Bali Kitchen, in New York, Is Closing for Good

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Jazz Pasay, outside his restaurant Bali Kitchen. Photo: Melissa Hom

Opening an Indonesian restaurant in Manhattan means starting with that country’s five national dishes: rendang, nasi goreng, satay, soto, and gado gado. Or at least, those are the dishes that Jazz Pasay started with when he opened Bali Kitchen in the fall of 2017. The chef and fashion designer, a native of Sulawesi with roots in Jakarta and Bali, came to the United States in 2012 to marry his American husband. But in a city with roughly 5,000 Indonesian residents, Pasay also wanted to find ways to continue engaging with his culture, and to bring more of it to his new home. He knew about the dearth of Indonesian food and culture in NYC, and the greater U.S. in general. So, he started looking for a place to cook.

“We opened the Indonesian restaurant because we wanted to introduce Indonesian food and Indonesian culture to New York,” Pasay explains. “Not many people know Indonesia — they know Bali, but they don’t know Indonesia.”

He knew at the time that it would be a challenge. He opened, on a stretch of 4th Street between First and Second Avenues, just a few months after the closing of Kopi Kopi, another well-liked, casual Indonesian restaurant in the West Village. Bali Kitchen was just one of a handful of restaurants in the entire city — most in Queens, many serving a broader menu of Southeast Asian food — to serve any Indonesian cuisine at all. (To build customers, and engage with New York’s Indonesian community, Pasay has also helped to organize and participate in the monthly Indonesian Food Bazaar in Elmhurst, Queens. It’s here at the St. James Episcopal Church where strictly Indonesian food was served monthly, and Indonesian restaurants from as far away as Philadelphia could serve their food to the immigrant community.)

Pasay’s involvement in his community and commitment to promoting it to a larger audience are what make the closing of Bali Kitchen — scheduled for the end of the week — so heartbreaking for its fans. To them, it was both a restaurant and cultural hub.

“I’m bummed,” laments Anna Katomski, a public-health professional who spent a significant amount of time in Indonesia. “It wasn’t white people appropriating Indonesian food,” she says.

“It’s hard to come by traditional Indonesian food,” said Manhattan resident and tech start-up manager Krupa Patel, who also found Bali Kitchen to be a welcome destination after returning from Indonesia. “They offered diverse dishes that you could find all around Indonesia, like Sulawesi and East Javanese cuisine,” he says. “It’s really a loss for the community.”

Sate lilit and nasi goreng from Bali Kitchen. Melissa Hom.
Sate lilit and nasi goreng from Bali Kitchen. Melissa Hom.

For a time, Pasay’s business defied the odds. Building a restaurant that bears the namesake of perhaps the most well-known island in Indonesia gave Pasay a chance to hire Indonesian immigrants, many of whom had previously worked at Kopi Kopi, and introduce the East Village neighborhood to dishes that defined his and his employees’ upbringings. “My staff is so happy to be here because they have the same vision for Indonesian food,” Pasay says. “They want the city to know about how good it is.”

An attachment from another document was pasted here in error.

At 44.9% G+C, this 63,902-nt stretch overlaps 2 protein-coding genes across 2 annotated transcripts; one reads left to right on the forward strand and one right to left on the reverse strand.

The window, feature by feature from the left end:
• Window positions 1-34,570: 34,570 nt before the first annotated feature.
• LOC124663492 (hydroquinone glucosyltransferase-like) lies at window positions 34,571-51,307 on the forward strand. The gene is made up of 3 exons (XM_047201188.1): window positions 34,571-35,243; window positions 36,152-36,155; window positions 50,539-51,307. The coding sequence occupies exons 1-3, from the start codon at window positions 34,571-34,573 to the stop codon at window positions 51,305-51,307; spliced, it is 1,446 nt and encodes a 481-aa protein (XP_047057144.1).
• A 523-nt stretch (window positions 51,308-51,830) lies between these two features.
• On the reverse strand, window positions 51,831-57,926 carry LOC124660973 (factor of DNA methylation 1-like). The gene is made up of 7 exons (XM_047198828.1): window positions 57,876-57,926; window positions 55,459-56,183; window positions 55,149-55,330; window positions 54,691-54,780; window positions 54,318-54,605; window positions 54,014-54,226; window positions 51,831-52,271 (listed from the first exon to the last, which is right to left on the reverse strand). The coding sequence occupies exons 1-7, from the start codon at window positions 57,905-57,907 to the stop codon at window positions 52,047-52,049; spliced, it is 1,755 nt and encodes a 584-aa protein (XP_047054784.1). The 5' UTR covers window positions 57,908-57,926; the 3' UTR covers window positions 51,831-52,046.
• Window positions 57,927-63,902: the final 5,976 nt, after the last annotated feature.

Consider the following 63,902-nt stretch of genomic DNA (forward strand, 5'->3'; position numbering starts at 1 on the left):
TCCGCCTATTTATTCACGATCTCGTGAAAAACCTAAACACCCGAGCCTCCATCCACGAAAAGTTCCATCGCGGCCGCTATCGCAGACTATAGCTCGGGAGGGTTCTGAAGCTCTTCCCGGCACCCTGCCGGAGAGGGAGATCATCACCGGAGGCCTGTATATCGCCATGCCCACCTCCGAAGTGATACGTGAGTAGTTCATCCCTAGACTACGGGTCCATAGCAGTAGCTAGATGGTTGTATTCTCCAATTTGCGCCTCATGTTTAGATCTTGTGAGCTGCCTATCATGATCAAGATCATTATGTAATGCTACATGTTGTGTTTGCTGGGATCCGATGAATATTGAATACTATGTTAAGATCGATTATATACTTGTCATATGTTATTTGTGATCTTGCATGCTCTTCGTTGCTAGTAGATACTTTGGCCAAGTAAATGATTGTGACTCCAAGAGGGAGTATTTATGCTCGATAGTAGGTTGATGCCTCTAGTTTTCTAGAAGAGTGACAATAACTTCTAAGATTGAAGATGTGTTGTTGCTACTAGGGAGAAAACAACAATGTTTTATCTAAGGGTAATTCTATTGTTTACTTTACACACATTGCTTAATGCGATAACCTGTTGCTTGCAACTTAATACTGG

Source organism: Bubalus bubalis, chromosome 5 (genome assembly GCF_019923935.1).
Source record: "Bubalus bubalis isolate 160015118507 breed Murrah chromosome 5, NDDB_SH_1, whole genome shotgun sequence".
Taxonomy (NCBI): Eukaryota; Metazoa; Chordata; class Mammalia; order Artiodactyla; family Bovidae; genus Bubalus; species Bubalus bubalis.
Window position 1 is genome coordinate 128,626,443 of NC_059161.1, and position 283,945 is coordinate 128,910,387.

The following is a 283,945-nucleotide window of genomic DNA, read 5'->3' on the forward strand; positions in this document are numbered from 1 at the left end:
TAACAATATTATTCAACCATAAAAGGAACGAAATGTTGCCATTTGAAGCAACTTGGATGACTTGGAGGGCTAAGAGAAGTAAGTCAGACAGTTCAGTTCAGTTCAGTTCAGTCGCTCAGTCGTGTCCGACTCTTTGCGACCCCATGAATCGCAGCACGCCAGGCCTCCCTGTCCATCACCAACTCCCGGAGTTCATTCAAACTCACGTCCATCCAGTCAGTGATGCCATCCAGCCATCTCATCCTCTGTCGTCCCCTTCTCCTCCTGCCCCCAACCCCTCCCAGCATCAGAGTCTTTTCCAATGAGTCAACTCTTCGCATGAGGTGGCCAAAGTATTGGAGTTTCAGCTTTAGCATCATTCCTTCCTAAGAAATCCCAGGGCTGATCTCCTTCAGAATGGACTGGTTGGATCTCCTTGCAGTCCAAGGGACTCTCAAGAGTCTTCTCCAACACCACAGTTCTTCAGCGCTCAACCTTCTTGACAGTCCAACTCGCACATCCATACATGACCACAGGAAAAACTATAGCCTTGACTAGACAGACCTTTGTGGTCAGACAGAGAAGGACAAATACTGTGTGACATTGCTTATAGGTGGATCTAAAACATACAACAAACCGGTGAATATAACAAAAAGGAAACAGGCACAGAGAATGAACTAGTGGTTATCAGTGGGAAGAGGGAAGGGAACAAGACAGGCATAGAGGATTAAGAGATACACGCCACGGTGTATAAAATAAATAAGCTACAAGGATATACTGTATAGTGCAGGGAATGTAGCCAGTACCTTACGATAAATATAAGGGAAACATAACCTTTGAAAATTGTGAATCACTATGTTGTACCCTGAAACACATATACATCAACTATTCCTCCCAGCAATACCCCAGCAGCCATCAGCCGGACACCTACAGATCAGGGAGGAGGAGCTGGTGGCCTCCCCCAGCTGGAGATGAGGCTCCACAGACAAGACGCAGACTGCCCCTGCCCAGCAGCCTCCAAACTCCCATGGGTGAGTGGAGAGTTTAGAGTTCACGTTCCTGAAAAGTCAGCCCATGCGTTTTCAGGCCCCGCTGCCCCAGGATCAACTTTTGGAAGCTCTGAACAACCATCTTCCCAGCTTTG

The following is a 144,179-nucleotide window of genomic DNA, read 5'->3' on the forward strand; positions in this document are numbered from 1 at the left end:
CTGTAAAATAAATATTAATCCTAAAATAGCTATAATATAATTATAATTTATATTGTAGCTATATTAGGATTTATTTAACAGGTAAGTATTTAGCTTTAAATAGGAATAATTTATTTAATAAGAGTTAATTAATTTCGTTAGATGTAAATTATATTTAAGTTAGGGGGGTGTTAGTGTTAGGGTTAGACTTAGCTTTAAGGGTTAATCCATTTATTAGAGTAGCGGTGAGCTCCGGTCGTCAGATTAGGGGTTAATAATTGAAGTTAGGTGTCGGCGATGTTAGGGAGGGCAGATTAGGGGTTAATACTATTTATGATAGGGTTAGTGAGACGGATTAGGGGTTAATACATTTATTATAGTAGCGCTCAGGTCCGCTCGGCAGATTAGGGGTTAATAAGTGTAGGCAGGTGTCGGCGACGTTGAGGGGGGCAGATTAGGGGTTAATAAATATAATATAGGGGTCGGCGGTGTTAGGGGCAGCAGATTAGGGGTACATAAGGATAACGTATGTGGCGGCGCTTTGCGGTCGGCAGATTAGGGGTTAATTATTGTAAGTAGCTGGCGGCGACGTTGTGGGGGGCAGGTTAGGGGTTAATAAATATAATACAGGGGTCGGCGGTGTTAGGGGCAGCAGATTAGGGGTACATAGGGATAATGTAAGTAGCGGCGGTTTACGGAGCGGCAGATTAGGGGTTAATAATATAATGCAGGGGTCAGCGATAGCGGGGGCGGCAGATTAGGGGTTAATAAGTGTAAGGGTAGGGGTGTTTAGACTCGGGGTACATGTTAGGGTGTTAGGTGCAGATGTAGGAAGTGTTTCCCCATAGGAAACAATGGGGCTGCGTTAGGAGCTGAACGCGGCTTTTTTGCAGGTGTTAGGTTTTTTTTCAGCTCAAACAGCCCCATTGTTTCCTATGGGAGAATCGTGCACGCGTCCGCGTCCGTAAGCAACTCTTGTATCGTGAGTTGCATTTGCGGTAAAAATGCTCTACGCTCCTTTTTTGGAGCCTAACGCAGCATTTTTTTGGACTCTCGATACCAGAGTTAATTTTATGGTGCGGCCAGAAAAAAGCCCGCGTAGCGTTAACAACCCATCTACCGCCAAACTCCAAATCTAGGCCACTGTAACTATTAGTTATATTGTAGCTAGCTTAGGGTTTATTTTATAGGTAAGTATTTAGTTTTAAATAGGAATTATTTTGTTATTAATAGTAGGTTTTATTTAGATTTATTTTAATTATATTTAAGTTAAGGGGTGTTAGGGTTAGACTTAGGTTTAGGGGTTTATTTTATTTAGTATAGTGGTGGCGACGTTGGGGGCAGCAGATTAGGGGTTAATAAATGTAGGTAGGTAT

To build his menu, Pasay selected recipes from Sumatra, Java, Sulawesi, and Bali, and incorporated staple items that Americans were more familiar with, such as chili sauce (sambal), peanut sauce, soy sauce, and fried foods like perkedel, a fried Indonesian snack of potatoes and minced meat. His nasi goreng, perhaps the most well-known Indonesian dish, is filling, well seasoned, and — recognizing Americans’ aversion to room-temperature food that is popular in Indonesia — served quite warm. Pasay’s dishes often reach far beyond the Balinese cuisine that often typifies the country’s food.

Still, Bali Kitchen remains a unique project — founded by a queer, Indonesian man; run by Indonesian immigrants; serving Indonesian cuisine as envisioned by its owner’s own childhood — and it struggled to attract the kind of customer base that many other Southeast Asian and Western, gentrified neighbor restaurants could.

Notably, while the challenge to make Indonesian cuisine more mainstream in Manhattan certainly exists, Pasay pointed out the harsh reality of the situation: COVID-19 has placed enormous pressure on even the most stable-seeming restaurants, and nobody is safe in this business climate.

Though Pasay was able to reopen Bali Kitchen in May for takeout and delivery, he simply hasn’t been able to make the money that would be necessary to sustain his restaurant. “It’s sad, but it’s really understandable,” Pasay says of this downturn. “We got a lot of our business from catering to the offices. The offices are now already closed down for four months. And then there are the NYU students — a lot of international students — who are not here anymore.” He adds that all the tourists are gone, too. “We just suffered a lot,” he says. “We have to do what’s best to move forward.”

There are fewer than a dozen Indonesian restaurants in Manhattan right now, and without Bali Kitchen, it will be even more difficult for fans of the region’s food to find traditional, affordable versions of its most famous dishes. But Pasay hopes that his closing and others like it become a wake-up call for the city, and that ideas like Bali Kitchen can one day last in major cities.

“I’m still going to continue introducing Indonesian food and culture to America,” Pasay says. “I’m quitting my restaurant, but not quitting my mission.”

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